The beauty and advantage of fishing a vast body of water is that you’ve got your fishing options open. Whether you decide to head into the unknown on your own or book a trip with a knowledgeable local captain who knows his way around, chances are, you’re going to have a good time. Of course, it’s always good to have a guide by your side to help you with choosing the right spots to cast your line. Here are some tips if you’re not sure where to go.
Fishing on Your Own
Nothing beats the tranquility of being alone on the water, surrounded by nature and the sound of your screaming reel. Thankfully, the Susquehanna winds through many national parks and some gorgeous nature, where both the bite and scenery are nothing short of fantastic.
Most of the West Branch’s angling action is well-suited to solo anglers looking for a great Trout catch. This part of the river is more narrow and remote, which fits perfectly with the fly angler’s notion of heaven! Whether you’re wading or fishing from shore, you can cast your line practically anywhere.
Two branches of the river come together to form the Susquehanna River Valley, where you’ll find plenty of piers and state parks to fish from. Local fishermen love going to Shikellamy State Park, as well as Milton State Park, where you can admire the wildlife and scenic views when you’re not fighting your catch.
Another good spot for anglers who prefer fishing on their own is the Adam T. Bower Memorial Dam, right next to Lake Augusta. It’s accessible through the Shikellamy State Park, both by boat and on foot. The fishing action is solid throughout the year, there are plenty of species to choose from, and to top it all off, this spot is picture-perfect.
On a Charter
If fishing the Susquehanna is new to you and you don’t really know where to begin, an experienced fishing guide is a life-saver. Harrisburg and Dunncannon are by far the most popular launching spots. If fishing one of the Branches sounds better, you can find a local fisherman ready to show you the ropes.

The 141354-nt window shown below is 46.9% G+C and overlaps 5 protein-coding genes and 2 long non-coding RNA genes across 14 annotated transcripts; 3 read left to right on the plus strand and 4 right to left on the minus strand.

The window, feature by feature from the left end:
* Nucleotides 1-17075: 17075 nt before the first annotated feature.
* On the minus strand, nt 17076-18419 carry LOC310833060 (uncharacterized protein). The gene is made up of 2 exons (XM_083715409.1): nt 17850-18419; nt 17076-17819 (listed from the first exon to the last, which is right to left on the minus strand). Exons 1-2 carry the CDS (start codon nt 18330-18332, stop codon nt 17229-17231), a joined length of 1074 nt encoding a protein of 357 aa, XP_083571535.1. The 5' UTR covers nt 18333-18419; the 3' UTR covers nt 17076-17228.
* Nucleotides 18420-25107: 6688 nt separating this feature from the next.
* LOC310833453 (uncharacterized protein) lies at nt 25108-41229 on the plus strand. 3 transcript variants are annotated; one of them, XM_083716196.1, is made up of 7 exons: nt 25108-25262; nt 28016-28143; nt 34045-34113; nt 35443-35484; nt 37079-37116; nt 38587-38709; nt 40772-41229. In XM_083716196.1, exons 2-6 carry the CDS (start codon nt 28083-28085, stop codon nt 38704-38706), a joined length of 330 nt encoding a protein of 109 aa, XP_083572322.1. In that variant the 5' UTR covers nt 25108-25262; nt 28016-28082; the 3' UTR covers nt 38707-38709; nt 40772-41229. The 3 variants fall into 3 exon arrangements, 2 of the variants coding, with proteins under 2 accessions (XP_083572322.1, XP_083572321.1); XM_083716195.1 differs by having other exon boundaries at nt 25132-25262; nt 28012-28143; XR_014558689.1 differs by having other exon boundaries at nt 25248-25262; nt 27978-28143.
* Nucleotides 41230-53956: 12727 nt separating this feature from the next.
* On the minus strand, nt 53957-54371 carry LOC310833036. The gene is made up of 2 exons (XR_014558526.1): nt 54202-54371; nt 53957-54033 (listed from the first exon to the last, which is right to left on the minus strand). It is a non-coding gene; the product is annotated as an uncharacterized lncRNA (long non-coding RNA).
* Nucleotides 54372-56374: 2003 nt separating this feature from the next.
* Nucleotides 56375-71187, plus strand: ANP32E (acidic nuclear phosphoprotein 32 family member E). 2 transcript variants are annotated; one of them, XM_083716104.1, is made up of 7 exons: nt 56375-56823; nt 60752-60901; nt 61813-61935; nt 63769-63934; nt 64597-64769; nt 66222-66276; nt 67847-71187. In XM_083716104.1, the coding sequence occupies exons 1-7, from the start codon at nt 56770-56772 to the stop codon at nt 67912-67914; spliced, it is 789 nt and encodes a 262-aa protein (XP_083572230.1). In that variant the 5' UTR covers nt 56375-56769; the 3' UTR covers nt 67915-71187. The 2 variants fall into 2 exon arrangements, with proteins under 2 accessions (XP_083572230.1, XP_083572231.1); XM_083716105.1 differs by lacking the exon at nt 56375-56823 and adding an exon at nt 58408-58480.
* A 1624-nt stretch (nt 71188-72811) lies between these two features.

Most captains on the river offer both half day and full day trips, and the main difference between the two is how much time you’ll have on the water and how many different spots you’ll fish. Some guides have specialized trips on offer, where you can dedicate anywhere from 4–8 hours targeting a specific species. When you book a charter, all the necessary gear and bait will usually be included in the price, so you don’t have to bring your equipment. Dress well, bring plenty of food and drinks, and you’re ready for action.
One thing to bear in mind is your fishing license. Seeing as the Susquehanna flows through three states (New York, Pennsylvania, and Maryland), license requirements change from state to state. In some locations, you’ll be in charge of getting your own license, and in others, the captain will provide it for you. The best way to know for sure is to check local regulations with your guide before your trip, so you’ll be prepared.
Rules and Regulations to Keep in Mind
One of the main things to cover before you start exploring the Susquehanna River is local fishing laws and regulations. These will change from one state to another and some parts of the river (like the upper Western Branch) have special regulations you need to be aware of. Again, it’s very useful to get the advice of a local. They’ll keep you in the loop and prevent you from inadvertently breaking the law.
In general, everyone who is 16 and older should have a valid fishing license. You can buy the license online or in a tackle shop. Bear in mind that, in Pennsylvania, you should have your license visibly displayed at all times while fishing. Another important thing to note is that if you plan on targeting Trout, you’ll need a Trout Stamp to do so legally.
The Promised Waters of the Susquehanna River
Whether you’re just starting your fishing career or you’re a seasoned angler, fishing the Susquehanna River will surprise you in all the right ways. With its diversity of scenery, species, and opportunities, this ancient body of water seems to have it all.
Eastern Seaboard angling isn’t just about incredible saltwater adventures, its freshwater world is just as rich and exciting. But don’t just listen to us! Test out the waters of the Susquehanna River and let yourself be amazed by what you find.
Have you ever been fishing on the Susquehanna River? What are your experiences? Do you have any advice you’d like to share? Let us know in the comments!
Andrijana has been in love with nature since before she could walk, and she lives to explore the great outdoors whenever she has the chance. Be it traveling to far-off lands, hiking, or mountain climbing, Andrijana loves discovering new places and writing about them. The first time she went fishing with her dad she insisted on returning all the catch into the water. Dad was not pleased. Her curiosity about fishing only grew from there, and she’s been writing and learning about it for years. Andrijana’s favorite fish to catch is Mahi Mahi.